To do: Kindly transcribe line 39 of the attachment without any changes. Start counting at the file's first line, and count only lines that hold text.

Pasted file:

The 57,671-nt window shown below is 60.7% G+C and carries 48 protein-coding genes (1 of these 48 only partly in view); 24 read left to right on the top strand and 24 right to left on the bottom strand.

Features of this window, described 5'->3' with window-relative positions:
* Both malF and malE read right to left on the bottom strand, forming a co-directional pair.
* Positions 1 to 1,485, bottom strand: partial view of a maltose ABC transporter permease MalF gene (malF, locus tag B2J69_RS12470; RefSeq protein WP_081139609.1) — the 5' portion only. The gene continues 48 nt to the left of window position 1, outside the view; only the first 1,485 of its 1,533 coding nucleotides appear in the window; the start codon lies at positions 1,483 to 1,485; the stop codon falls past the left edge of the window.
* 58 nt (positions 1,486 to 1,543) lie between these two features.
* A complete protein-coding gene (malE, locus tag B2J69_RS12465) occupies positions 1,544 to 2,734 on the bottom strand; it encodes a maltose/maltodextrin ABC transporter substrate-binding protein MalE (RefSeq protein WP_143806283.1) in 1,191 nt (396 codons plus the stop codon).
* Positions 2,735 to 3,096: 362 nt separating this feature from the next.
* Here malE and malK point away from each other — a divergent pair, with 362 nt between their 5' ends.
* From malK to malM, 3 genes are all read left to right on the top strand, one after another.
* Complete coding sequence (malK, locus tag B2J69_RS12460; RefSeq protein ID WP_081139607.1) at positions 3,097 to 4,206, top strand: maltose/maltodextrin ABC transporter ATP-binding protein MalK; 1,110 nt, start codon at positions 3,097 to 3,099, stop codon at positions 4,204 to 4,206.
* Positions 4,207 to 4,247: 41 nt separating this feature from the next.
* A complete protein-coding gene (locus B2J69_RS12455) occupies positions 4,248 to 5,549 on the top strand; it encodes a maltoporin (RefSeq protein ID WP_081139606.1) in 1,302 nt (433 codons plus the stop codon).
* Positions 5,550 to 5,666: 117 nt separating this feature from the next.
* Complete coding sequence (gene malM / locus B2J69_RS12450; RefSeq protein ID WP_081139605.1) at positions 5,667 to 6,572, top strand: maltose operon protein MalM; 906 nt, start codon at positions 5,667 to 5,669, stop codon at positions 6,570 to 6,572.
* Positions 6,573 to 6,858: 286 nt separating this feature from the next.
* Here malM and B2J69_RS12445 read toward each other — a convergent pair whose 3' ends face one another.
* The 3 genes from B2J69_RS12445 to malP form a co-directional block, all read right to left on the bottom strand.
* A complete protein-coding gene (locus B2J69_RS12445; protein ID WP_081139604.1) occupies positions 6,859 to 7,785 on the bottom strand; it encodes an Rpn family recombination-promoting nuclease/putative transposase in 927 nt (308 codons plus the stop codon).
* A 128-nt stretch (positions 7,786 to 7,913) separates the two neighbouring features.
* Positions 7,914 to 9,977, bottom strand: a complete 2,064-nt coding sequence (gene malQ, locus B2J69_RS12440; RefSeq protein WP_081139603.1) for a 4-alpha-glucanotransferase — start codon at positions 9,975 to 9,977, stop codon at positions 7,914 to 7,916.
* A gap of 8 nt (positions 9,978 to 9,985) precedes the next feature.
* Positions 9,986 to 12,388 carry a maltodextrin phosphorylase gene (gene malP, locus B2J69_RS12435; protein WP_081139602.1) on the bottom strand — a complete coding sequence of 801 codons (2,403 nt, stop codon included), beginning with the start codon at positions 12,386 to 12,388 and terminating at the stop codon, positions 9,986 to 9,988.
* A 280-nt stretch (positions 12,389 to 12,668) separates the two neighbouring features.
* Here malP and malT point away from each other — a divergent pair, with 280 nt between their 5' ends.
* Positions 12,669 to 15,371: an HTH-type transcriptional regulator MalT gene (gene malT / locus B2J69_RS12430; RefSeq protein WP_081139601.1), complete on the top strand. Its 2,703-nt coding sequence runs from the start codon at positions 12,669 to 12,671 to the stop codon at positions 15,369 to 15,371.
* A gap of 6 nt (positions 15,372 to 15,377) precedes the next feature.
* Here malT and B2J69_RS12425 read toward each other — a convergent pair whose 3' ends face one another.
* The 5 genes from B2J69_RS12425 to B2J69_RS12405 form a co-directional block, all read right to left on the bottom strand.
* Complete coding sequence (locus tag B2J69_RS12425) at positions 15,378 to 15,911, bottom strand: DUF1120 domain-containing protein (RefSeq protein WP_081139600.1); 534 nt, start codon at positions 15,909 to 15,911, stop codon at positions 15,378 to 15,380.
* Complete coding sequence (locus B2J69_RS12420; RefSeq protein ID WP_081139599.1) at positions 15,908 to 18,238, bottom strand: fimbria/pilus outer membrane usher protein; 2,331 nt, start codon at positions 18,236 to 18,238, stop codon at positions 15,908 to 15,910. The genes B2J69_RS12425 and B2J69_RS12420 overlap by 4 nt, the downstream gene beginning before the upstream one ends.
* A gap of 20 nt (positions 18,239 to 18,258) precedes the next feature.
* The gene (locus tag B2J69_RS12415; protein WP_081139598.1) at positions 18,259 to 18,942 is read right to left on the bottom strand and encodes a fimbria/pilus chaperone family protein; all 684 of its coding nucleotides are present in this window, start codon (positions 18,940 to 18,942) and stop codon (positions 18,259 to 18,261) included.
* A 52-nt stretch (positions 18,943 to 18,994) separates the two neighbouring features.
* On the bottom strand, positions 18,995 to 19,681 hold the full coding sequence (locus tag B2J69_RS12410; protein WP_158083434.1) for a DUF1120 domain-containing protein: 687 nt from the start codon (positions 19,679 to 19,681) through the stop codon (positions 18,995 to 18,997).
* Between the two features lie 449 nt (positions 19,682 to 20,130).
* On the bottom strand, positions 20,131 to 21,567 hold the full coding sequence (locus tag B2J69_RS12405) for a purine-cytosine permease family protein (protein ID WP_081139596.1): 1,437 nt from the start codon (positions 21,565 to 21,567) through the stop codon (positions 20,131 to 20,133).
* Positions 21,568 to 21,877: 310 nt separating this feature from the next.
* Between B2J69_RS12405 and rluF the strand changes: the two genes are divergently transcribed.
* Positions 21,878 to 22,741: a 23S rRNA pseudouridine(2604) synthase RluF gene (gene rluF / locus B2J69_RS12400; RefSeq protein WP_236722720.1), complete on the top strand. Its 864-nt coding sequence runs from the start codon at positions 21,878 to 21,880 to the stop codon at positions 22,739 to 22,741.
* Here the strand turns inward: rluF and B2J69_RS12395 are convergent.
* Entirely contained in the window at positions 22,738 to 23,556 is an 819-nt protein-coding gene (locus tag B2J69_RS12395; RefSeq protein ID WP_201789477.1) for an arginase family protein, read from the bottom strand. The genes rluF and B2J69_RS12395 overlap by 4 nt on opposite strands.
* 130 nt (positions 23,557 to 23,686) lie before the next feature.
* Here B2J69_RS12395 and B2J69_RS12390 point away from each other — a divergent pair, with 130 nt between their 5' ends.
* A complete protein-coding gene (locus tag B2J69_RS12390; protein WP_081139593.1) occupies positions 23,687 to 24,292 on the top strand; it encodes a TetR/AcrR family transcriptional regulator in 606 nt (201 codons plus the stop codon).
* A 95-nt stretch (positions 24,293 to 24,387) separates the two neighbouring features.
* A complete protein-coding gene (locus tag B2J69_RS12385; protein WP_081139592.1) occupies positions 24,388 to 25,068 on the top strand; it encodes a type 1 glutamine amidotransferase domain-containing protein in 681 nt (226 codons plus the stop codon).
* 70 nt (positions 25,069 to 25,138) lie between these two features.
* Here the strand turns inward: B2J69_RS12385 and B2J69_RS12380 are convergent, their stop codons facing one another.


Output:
* Positions 21,878 to 22,741: a 23S rRNA pseudouridine(2604) synthase RluF gene (gene rluF / locus B2J69_RS12400; RefSeq protein WP_236722720.1), complete on the top strand. Its 864-nt coding sequence runs from the start codon at positions 21,878 to 21,880 to the stop codon at positions 22,739 to 22,741.